The soft, yet subtle curves and thin lettering allows the font to be the perfect font for beauty brands everywhere, that are looking for more of a feminine touch.

Source

Trending Font #7: Orpheus

Orpheus by Canada Type is inspired by two serif typefaces originally designed by Walter Tiemann in 1928, with a flowing italic design strongly influenced by calligraphy, Orpheus combines classic Roman proportions with art deco sensibilities.

Its subtle, aesthetic letterforms characterize its design. With a circular counter and rectangular body, the best typeface for small text is delicate but legible.

Best For:

Orpheus Serif Font is all caps with stylistic alternatives and is effective for banners, advertising, logos, magazines, fashion designs, etc.

The Orpheus Font is also typically seen written in entertainment industries, including written book covers, TV show intros, and movie titles.

Source

Trending Font #8: Helvetica

Without a doubt, Helvetica is the most heavily used font by professionals in graphic design.

Helvetica can be perfect for everyone and every occasion, understand you may get tired of constantly relying on Helvetica to illustrate and deliver your every message, since the style is basic in and of itself.

Best For:

With limitations on cursive, text messaging and email in the digital age, the Helvetica font has become ubiquitous due to its compatibility with modern computer programs.

Today, Helvetica fonts are used to spell out names of major brands as well as public signage, tech companies and t-shirts.

Source

Trending Font #9: Bodoni

The face has extreme contrast between thick and thin strokes, and a geometric construction, which makes it a tasteful-looking font for most occasions!

Best For:

With its narrow underlying structure and flat, unbracketed serifs. Bodoni adds a unique flair to headlines, decorative text, logos, and landing pages. Bodoni typically appears in entertainment industries.

Source

Trending Font #10: Gotham Font

Gotham fonts provide a bold, straight-to-the-point elemental design. Gotham fonts come in 17 different typefaces, representing Gotham’s evolution over a 50-year span.

Best For:

Unlike many similar fonts, Gotham is highly legible and versatile.

Use Gotham in black or use it in white ink on dark backgrounds for your medical industry marketing campaigns, or in sectors like politics and education.

Source

Trending Font #11: Alegreya Font

Alegreya is a warm, friendly, yet elegant typeface created in 2000 by Juan Pablo del Peral, that includes different elements from a diverse range of letters.

Best For:

Alegreya is a font used often in publishing companies or with authors.

Not only does Alegreya give a unique look to written and digital material, but it also has text that is strong and harmonious.

This font also makes the book appear unique because letters change dramatically from one word to another.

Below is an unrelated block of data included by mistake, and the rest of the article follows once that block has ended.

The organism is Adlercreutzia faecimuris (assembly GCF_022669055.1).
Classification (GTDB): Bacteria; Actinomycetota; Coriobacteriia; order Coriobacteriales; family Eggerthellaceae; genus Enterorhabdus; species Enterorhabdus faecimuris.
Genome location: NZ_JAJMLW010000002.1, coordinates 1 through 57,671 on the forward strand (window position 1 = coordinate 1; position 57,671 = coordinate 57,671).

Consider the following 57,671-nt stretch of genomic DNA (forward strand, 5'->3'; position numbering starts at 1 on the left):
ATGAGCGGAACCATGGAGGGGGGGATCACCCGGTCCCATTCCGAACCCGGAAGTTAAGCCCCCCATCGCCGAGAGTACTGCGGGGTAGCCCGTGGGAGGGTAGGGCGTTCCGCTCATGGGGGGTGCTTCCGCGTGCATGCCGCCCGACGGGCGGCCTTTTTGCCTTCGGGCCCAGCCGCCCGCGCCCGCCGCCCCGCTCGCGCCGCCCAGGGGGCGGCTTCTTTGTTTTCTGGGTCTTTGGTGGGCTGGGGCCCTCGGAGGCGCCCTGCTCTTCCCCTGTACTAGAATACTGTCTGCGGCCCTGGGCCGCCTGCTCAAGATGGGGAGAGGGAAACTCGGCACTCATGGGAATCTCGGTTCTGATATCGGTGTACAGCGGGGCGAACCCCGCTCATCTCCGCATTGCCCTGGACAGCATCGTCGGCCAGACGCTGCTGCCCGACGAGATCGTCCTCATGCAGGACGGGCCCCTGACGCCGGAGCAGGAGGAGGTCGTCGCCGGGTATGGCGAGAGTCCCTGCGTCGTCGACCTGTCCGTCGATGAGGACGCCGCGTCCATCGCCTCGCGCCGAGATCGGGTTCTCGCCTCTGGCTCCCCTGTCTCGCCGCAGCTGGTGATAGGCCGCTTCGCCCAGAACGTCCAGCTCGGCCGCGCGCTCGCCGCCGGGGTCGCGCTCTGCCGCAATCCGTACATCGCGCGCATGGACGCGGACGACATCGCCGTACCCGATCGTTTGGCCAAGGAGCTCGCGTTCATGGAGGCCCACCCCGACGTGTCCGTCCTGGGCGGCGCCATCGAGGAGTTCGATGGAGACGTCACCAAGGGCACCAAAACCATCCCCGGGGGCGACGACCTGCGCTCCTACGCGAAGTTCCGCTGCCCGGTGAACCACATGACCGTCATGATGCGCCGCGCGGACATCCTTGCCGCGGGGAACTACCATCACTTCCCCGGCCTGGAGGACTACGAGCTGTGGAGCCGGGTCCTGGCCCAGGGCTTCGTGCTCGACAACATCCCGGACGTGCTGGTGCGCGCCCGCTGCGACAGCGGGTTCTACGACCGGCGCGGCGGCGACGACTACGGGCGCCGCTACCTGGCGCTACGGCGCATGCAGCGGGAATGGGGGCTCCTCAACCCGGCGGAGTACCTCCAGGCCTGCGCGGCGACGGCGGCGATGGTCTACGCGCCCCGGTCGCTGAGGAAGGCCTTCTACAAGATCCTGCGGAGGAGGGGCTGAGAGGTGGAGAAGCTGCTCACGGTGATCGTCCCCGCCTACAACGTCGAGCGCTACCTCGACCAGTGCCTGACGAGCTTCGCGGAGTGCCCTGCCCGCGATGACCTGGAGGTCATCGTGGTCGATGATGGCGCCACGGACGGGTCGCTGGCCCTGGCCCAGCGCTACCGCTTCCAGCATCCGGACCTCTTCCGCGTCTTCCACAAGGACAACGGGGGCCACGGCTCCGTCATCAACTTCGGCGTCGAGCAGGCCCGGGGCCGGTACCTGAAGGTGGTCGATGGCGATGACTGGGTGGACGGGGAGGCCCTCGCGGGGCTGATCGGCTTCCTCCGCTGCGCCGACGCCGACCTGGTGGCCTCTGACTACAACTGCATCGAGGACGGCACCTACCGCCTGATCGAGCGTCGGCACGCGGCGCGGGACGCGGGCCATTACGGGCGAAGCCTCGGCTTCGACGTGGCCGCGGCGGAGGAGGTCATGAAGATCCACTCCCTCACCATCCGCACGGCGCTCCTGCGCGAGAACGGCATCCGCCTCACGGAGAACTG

Source

Trending Font #12: Baskerville

Serif typefaces, like Baskerville, are timeless and popular with elite firms because they represent elegance and prestige.

Best For:

Baskerville is a font with an old-style flair and charm that is commonly used in academic publications. According to its creators, it has a “clean look that fits perfectly for both body text and titles for most written work in the education system.”

Baskerville is also often used in printed or digital projects, like commercial or display ads.

Source

Trending Font #13: Warnock Pro

This Adobe original typeface is named after John Warnock, an innovative spirit who has made a substantial contribution to the advancements of desktop publishing and graphic arts software.

Best For:

This font is a classic yet modern composition that can be used for various typographic functions and industries, including health, entertainment, fashion, publishing and logistics.

Warnock Pro is one of the best fonts for designers, who want to use this typeface in projects for an added contemporary touch!

Source

Conclusion

Download the “Top 13 Fonts for Graphic Design Websites” so you won’t forget to take action on it later. Click here to download it now.

If you’ve ever wondered about the best fonts for designers that are trending in 2021, we have the answers right here.

With all the visually appealing and emotionally evoking fonts, there’s no reason to settle for anything less than the perfect font for your brand or your next client!

Check out these top 13 trending fonts that will set your next project apart from the rest!

And tell me, do you plan to use any of these new trending fonts? Are you sticking with what you know?

Let me know in the comments below.

Keep AutoGrowin’, stay focused.

Mirakle

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6 Lessons Fitness Can Teach Us About Marketing

Why Improving Athletic Performance Is A Lot Like Improving Marketing Performance

I was an exceptionally mediocre athlete in high school and college, and I carried that moderate proficiency right into adulthood as an age group triathlete turned weightlifter turned … someone who now does whatever she feels like in the gym. 

I never made it to the Olympics. I never went pro. I did set one course record in a 10-miler (with a 20 mph tailwind, in a field of approximately seven people — two of them were my parents).